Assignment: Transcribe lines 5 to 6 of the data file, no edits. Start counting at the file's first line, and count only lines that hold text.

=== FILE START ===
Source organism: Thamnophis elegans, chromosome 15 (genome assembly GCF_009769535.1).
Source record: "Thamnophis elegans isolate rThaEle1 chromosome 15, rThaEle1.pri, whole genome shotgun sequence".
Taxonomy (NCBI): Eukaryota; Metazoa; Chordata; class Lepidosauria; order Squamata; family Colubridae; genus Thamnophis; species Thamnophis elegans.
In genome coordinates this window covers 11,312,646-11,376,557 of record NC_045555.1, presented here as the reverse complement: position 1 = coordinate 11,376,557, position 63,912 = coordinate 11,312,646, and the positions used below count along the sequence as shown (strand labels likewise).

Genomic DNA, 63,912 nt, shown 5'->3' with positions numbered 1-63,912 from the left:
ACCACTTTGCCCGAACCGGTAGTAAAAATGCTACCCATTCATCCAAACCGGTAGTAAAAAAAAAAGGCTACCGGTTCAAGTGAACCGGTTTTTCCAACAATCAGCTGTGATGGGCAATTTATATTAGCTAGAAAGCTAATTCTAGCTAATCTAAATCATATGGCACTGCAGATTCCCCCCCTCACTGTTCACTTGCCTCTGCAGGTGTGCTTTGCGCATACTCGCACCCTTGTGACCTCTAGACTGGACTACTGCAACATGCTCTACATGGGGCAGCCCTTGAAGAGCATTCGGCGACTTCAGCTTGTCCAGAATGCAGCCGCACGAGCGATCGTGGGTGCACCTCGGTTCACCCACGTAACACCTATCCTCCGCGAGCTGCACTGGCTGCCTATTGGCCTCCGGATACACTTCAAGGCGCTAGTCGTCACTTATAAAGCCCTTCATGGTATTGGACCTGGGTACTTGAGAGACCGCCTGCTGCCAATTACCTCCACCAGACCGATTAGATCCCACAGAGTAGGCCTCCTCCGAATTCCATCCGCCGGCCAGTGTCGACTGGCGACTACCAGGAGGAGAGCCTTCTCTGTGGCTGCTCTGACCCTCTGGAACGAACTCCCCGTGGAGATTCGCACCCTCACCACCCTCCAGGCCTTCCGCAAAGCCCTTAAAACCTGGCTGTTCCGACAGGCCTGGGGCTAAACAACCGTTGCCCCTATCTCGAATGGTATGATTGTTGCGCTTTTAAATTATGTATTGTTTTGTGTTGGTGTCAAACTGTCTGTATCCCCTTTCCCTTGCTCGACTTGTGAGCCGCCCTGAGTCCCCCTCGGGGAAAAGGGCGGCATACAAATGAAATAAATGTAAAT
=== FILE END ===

Genomic DNA, 63,912 nt, shown 5'->3' with positions numbered 1-63,912 from the left:
ACCACTTTGCCCGAACCGGTAGTAAAAATGCTACCCATTCATCCAAACCGGTAGTAAAAAAAAAAGGCTACCGGTTCAAGTGAACCGGTTTTTCCAACAATCAGCTGTGATGGGCAATTTATATTAGCTAGAAAGCTAATTCTAGCTAATCTAAATCATATGGCACTGCAGATTCCCCCCCTCACTGTTCACTTGCCTCTGCAGGTGTGCTTTGCGCATACTCGCACCCTTGTGACCTCTAGACTGGACTACTGCAACATGCTCTACATGGGGCAGCCCTTGAAGAGCATTCGGCGACTTCAGCTTGTCCAGAATGCAGCCGCACGAGCGATCGTGGGTGCACCTCGGTTCACCCACGTAACACCTATCCTCCGCGAGCTGCACTGGCTGCCTATTGGCCTCCGGATACACTTCAAGGCGCTAGTCGTCACTTATAAAGCCCTTCATGGTATTGGACCTGGGTACTTGAGAGACCGCCTGCTGCCAATTACCTCCACCAGACCGATTAGATCCCACAGAGTAGGCCTCCTCCGAATTCCATCCGCCGGCCAGTGTCGACTGGCGACTACCAGGAGGAGAGCCTTCTCTGTGGCTGCTCTGACCCTCTGGAACGAACTCCCCGTGGAGATTCGCACCCTCACCACCCTCCAGGCCTTCCGCAAAGCCCTTAAAACCTGGCTGTTCCGACAGGCCTGGGGCTAAACAACCGTTGCCCCTATCTCGAATGGTATGATTGTTGCGCTTTTAAATTATGTATTGTTTTGTGTTGGTGTCAAACTGTCTGTATCCCCTTTCCCTTGCTCGACTTGTGAGCCGCCCTGAGTCCCCCTCGGGGAAAAGGGCGGCATACAAATGAAATAAATGTAAAT